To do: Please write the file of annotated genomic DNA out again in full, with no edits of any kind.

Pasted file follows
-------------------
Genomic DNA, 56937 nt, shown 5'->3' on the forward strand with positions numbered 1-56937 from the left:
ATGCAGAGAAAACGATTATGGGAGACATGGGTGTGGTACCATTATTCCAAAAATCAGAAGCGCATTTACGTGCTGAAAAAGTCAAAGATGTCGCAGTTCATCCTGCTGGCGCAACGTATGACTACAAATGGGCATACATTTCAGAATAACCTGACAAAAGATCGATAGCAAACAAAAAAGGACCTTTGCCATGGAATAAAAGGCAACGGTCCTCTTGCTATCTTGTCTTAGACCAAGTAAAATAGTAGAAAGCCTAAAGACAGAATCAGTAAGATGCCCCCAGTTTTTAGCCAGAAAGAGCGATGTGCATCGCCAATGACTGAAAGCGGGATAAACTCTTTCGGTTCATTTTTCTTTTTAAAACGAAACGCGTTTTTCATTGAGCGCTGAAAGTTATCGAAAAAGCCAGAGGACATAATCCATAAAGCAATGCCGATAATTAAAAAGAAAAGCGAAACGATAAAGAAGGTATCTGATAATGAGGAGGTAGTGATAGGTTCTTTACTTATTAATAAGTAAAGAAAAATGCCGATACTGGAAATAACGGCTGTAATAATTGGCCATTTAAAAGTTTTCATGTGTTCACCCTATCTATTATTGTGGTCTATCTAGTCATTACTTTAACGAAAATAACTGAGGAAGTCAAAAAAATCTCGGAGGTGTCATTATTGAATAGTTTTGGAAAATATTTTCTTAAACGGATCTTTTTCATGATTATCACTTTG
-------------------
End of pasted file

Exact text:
Genomic DNA, 56937 nt, shown 5'->3' on the forward strand with positions numbered 1-56937 from the left:
ATGCAGAGAAAACGATTATGGGAGACATGGGTGTGGTACCATTATTCCAAAAATCAGAAGCGCATTTACGTGCTGAAAAAGTCAAAGATGTCGCAGTTCATCCTGCTGGCGCAACGTATGACTACAAATGGGCATACATTTCAGAATAACCTGACAAAAGATCGATAGCAAACAAAAAAGGACCTTTGCCATGGAATAAAAGGCAACGGTCCTCTTGCTATCTTGTCTTAGACCAAGTAAAATAGTAGAAAGCCTAAAGACAGAATCAGTAAGATGCCCCCAGTTTTTAGCCAGAAAGAGCGATGTGCATCGCCAATGACTGAAAGCGGGATAAACTCTTTCGGTTCATTTTTCTTTTTAAAACGAAACGCGTTTTTCATTGAGCGCTGAAAGTTATCGAAAAAGCCAGAGGACATAATCCATAAAGCAATGCCGATAATTAAAAAGAAAAGCGAAACGATAAAGAAGGTATCTGATAATGAGGAGGTAGTGATAGGTTCTTTACTTATTAATAAGTAAAGAAAAATGCCGATACTGGAAATAACGGCTGTAATAATTGGCCATTTAAAAGTTTTCATGTGTTCACCCTATCTATTATTGTGGTCTATCTAGTCATTACTTTAACGAAAATAACTGAGGAAGTCAAAAAAATCTCGGAGGTGTCATTATTGAATAGTTTTGGAAAATATTTTCTTAAACGGATCTTTTTCATGATTATCACTTTG